An enthusiastic fly-fisherman, passionate reader, and inveterate traveler, Clark once said, “Maybe it’s part of being an immigrant, but I’ve always had this sense of wanting to see what’s over the horizon.” She spent many of her summers in Montana and Wyoming, particularly Jackson Hole. She also spent time in Italy, and was conversant in Italian. She was an avid moviegoer and attended the Sundance Film Festival in Utah with her close friends every January. She loved going to Broadway shows with her husband and friends.

Clark was broadly known as a wise, caring mentor to countless students and colleagues throughout her career. She inspired and encouraged people in myriad ways to find the best educational programs, job choices, and unexpected career paths for their future.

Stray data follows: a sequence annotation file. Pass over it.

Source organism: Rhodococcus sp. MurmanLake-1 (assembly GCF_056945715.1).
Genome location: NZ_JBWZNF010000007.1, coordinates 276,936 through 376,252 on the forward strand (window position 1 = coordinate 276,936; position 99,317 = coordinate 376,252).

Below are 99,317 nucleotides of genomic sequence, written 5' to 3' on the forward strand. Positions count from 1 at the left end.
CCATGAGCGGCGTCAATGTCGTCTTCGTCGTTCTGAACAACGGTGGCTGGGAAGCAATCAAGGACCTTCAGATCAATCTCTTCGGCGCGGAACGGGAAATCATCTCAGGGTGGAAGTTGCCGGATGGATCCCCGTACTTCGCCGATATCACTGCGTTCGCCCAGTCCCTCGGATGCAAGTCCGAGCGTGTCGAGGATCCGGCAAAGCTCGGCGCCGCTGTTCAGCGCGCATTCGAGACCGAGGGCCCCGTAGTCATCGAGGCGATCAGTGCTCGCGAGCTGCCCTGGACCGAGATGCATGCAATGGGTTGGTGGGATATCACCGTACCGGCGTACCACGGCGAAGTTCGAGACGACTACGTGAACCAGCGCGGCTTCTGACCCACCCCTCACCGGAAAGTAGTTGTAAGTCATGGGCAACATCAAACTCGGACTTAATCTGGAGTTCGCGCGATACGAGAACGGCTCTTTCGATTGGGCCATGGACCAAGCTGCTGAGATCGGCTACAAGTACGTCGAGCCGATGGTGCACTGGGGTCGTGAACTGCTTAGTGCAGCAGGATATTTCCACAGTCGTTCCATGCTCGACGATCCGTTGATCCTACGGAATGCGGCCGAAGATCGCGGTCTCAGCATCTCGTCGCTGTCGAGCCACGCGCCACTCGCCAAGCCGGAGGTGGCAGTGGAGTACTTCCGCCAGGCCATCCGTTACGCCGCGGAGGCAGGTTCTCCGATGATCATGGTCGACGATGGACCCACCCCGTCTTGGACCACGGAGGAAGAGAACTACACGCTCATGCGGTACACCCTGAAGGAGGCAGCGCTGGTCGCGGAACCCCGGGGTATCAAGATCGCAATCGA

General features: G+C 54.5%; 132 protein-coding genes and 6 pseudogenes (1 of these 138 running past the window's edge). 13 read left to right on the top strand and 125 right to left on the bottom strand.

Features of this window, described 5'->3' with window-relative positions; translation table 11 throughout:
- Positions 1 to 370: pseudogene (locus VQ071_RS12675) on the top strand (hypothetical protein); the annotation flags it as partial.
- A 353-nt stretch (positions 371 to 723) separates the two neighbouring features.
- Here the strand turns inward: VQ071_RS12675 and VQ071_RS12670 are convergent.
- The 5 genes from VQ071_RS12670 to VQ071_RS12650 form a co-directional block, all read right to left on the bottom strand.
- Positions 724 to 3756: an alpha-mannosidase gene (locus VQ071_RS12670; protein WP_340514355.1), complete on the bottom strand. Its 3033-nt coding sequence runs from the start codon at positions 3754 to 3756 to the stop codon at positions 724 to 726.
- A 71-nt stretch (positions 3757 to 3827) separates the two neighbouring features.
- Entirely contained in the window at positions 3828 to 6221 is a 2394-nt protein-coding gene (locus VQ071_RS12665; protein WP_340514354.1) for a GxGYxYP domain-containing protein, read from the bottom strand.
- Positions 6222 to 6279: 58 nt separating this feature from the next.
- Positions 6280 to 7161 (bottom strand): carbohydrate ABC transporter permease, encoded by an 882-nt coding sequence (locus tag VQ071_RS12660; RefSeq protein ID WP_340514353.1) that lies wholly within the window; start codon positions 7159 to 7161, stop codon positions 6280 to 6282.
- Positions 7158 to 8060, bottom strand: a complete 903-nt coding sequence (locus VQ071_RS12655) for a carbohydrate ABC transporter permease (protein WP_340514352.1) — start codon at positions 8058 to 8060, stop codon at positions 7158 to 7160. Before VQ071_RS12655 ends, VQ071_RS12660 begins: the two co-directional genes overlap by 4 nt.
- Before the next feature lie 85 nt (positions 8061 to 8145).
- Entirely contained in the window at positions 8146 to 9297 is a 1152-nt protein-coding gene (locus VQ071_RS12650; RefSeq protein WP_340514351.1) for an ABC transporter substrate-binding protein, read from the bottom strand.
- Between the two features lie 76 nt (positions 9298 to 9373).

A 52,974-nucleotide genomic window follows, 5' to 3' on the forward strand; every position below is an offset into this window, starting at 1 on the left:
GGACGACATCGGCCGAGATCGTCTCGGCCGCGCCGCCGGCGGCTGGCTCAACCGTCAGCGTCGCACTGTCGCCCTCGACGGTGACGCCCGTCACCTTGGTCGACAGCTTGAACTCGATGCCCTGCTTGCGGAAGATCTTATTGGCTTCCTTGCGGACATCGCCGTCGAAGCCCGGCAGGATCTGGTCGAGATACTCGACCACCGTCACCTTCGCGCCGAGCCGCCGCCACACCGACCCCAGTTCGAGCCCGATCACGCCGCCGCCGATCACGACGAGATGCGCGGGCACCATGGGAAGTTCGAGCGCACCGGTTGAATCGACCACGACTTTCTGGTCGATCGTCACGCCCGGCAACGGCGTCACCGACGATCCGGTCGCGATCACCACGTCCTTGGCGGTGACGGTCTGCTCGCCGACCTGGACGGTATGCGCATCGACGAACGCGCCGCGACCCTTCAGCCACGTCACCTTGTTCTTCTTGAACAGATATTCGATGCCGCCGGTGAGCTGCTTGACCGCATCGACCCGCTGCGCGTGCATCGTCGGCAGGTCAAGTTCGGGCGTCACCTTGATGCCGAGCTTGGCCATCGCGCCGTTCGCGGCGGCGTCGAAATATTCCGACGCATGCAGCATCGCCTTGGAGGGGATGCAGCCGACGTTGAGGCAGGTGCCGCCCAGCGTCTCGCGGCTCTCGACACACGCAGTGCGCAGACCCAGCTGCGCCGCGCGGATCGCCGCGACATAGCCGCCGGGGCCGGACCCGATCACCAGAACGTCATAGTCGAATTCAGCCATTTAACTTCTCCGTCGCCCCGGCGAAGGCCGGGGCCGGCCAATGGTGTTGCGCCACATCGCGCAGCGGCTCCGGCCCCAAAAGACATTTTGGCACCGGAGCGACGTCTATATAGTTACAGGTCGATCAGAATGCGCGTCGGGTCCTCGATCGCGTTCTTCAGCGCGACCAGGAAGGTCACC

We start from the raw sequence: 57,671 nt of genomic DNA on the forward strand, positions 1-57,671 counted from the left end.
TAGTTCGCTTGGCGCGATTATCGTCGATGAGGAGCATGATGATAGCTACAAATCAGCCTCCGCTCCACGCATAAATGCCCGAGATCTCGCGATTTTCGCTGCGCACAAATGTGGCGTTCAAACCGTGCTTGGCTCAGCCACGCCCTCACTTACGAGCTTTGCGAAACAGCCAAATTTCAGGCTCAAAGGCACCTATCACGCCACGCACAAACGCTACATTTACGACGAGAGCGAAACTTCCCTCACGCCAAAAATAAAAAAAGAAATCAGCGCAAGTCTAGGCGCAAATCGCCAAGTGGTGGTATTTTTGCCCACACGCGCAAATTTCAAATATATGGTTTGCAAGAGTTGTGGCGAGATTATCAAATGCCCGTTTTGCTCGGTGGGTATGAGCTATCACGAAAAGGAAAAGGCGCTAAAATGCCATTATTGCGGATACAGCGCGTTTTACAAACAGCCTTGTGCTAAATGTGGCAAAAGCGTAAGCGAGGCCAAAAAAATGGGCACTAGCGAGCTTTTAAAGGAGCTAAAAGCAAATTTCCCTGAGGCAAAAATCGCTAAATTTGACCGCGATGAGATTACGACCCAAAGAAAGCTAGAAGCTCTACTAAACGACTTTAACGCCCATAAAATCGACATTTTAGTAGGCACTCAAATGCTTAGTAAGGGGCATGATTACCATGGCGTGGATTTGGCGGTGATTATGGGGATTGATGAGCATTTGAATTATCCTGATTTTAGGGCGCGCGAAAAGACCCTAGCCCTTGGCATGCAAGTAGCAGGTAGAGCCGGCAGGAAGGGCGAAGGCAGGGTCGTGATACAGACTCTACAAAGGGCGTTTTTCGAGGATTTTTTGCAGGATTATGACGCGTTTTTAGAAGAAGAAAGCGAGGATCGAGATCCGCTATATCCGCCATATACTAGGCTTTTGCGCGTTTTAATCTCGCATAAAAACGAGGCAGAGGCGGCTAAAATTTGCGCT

Clark held many leadership positions, including the national program director for the Alliance to Reduce Disparities in Diabetes; director of the Robert Wood Johnson Foundation Allies Against Asthma National Program; and director of evaluation for the Food and Community Initiative of the W.K. Kellogg Foundation, the Safety-Net Enhancement Initiative of the Kresge Foundation, and the Merck Childhood Asthma Network Care Coordination Initiative. She served on the Advisory Council of the National Institute of Environmental Health Sciences, was president of the Society for Public Health Education, and was chair of the Public Health Education section of the American Public Health Association. She chaired the Behavioral Science section of the American Thoracic Society; was a member of the Pulmonary Diseases Advisory Committee for the National Heart, Lung, and Blood Institute; and was a member of the institute's Advisory Committee on Prevention, Education, and Control. She served on the CDC’s task force on Community Preventive Services, on the expert panel of the Department of Health and Human Services Multiple Chronic Conditions Framework task force, and recently was vice chair of the Institute of Medicine’s Committee on Advancing Pain Research, Care and Education.